The increased length is more of an issue for low handicappers demanding optimal distance control on approach. However, I can handle the reduced spin as a mid-handicap golfer with a moderate swing speed.
My ball speed reached 139.8 mph on average, which is explosive by my standards. It’s over 2 mph faster than my average performance with the TaylorMade Soft Response, a 3-piece distance ball. The HyperElastic SoftFast Core sprung off my driver face imparting optimal speed and low spin onto the golf ball.
I was satisfied with my irons ball speed, which accounted for the reduced long and mid-iron spin. I produced 118.4 mph ball speed with my 7-iron, which is over 2 mph faster than my average velocity with the same club. The optimized speed enabled the Chrome Soft to fly high and deliver consistent carry distance.
Launch and Flight
Although Callaway advertised the Chrome Soft as a high-launching ball, I found it produced a tame apex. I sent my ball 34 yards high with the driver and 31 yards with my 7-iron. This is a medium launch for me, which I prefer because it delivers increased roll upon landing.
What I Like About The Callaway Chrome Soft
Low Driver Spin
I welcomed the low driver and long iron spin of the Chrome Soft. It helped me boost energy transfer and preserve ball speed for a solid launch, consistent flight, and increased roll upon landing. These factors combine to deliver outstanding distance and accuracy.
The soft feel is a key attribute of the Chrome Soft golf ball. I appreciated the delicate touch produced on putts, iron, and wedge shots, which I attribute to the softness of the urethane cover. I felt the soft feel enhanced the feedback of the golf ball on iron and wedge shots to help me identify where the clubface struck the ball.
Although my data said otherwise, I thought the ball spun well with the wedges, boosting my greenside control. There was less spin than the Chrome Soft X, but it still sat quick enough, allowing me to attack the flagstick on short shots.
I approved of the straighter flight of Chrome Soft, which offered slight forgiveness on off-center strikes. I feel this quality suits moderate or faster swinging mid handicaps susceptible to the odd mishit. The straighter flight was a direct consequence of the low spinning mantle and aerodynamic Hex Tour dimples.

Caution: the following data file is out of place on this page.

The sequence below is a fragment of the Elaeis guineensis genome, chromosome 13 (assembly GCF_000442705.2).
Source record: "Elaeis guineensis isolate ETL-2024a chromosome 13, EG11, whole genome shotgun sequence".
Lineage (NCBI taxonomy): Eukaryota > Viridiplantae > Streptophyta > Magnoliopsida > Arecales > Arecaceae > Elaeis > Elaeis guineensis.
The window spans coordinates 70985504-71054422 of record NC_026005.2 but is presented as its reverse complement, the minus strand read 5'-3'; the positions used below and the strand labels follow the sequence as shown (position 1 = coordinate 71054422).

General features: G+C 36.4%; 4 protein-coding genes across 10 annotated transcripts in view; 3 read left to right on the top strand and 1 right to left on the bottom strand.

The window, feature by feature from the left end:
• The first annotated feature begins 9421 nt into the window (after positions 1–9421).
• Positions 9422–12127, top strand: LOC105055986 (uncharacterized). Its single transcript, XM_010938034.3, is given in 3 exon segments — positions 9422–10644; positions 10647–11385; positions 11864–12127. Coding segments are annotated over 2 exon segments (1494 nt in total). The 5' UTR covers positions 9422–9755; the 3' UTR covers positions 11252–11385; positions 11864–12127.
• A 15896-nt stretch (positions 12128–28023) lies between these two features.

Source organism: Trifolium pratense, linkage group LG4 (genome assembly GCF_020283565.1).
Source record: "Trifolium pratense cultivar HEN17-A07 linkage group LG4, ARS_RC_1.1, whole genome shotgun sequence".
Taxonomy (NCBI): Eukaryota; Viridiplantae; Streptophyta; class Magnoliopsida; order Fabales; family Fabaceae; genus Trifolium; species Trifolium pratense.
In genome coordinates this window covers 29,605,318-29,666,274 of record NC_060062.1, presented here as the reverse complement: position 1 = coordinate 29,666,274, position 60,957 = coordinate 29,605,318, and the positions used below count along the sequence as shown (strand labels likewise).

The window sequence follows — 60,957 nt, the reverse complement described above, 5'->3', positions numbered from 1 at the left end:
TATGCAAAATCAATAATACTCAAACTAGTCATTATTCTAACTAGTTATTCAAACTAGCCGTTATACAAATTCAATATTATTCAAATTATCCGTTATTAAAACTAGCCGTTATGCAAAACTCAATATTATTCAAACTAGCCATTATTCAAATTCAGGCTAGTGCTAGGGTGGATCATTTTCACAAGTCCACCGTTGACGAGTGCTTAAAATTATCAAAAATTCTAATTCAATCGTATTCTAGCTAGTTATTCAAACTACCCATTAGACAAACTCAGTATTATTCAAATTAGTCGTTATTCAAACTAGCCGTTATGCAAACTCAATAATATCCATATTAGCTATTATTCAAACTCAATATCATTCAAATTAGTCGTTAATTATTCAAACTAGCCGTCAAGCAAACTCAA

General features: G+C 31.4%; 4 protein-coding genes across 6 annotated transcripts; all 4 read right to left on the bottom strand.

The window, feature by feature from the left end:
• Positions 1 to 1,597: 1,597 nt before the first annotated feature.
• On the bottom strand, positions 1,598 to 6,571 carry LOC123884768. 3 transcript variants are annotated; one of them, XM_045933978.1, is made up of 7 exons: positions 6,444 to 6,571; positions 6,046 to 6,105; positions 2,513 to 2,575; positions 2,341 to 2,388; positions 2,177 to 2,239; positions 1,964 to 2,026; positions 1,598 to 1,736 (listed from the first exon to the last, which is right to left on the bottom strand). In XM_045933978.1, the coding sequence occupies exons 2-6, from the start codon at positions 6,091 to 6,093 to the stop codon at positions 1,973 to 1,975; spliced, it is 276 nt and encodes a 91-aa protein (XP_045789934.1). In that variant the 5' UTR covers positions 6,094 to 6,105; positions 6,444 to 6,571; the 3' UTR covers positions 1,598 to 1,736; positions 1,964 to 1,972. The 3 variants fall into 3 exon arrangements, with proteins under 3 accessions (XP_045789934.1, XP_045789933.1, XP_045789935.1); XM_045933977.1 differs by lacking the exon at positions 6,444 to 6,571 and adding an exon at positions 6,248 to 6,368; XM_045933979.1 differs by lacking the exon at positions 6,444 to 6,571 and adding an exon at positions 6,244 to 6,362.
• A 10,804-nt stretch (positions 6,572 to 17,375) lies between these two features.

I noticed that the Chrome Soft launched and flew consistently, which is what I expect when forking out a premium for golf balls. The Precision Technology definitely enhances the efficiency of each golf ball to avoid flight deviation, as I experienced with the Noodle Long and Soft recently.
Long Game Distance
I walked away satisfied with my Chrome Soft distance, which exceeded my average by 4 yards. The combination of a high flex core and low spinning mantle led to rapid rebound off the clubface. The increased spring at impact imparted swift pace and minimal spin for a medium to high launch and optimal carry yardage.
I often struggle to maximize compression with stiffer golf balls, but the Chrome Soft surprised me. The moderately compressible ball provided ample rebound at contact for increased energy transfer, ball speed, and low spin. I feel moderate to high swing speed golfers will appreciate the boost at impact.
What I Dislike About The Callaway Chrome Soft
The price tag is the biggest grudge I hold against the Chrome Soft and the main reason it won’t become my go-to golf ball. It makes it unattractive to the average golfer who loses multiple balls every round. It’s best suited to skilled players who can hold onto a dozen golf balls for extended periods.
Low Iron Spin
I generated lower iron spin numbers with the Chrome Soft than the Chrome Soft X. While this may cause my ball to roll more than intended, there was minimal difference in its bite. It was good enough for a player like myself who doesn’t attack the flag and can handle a few extra feet of roll.
The reason I add it as a dislike is that most low handicappers may prefer the precision of the Chrome Soft X. Every foot counts when you’re hunting birdies.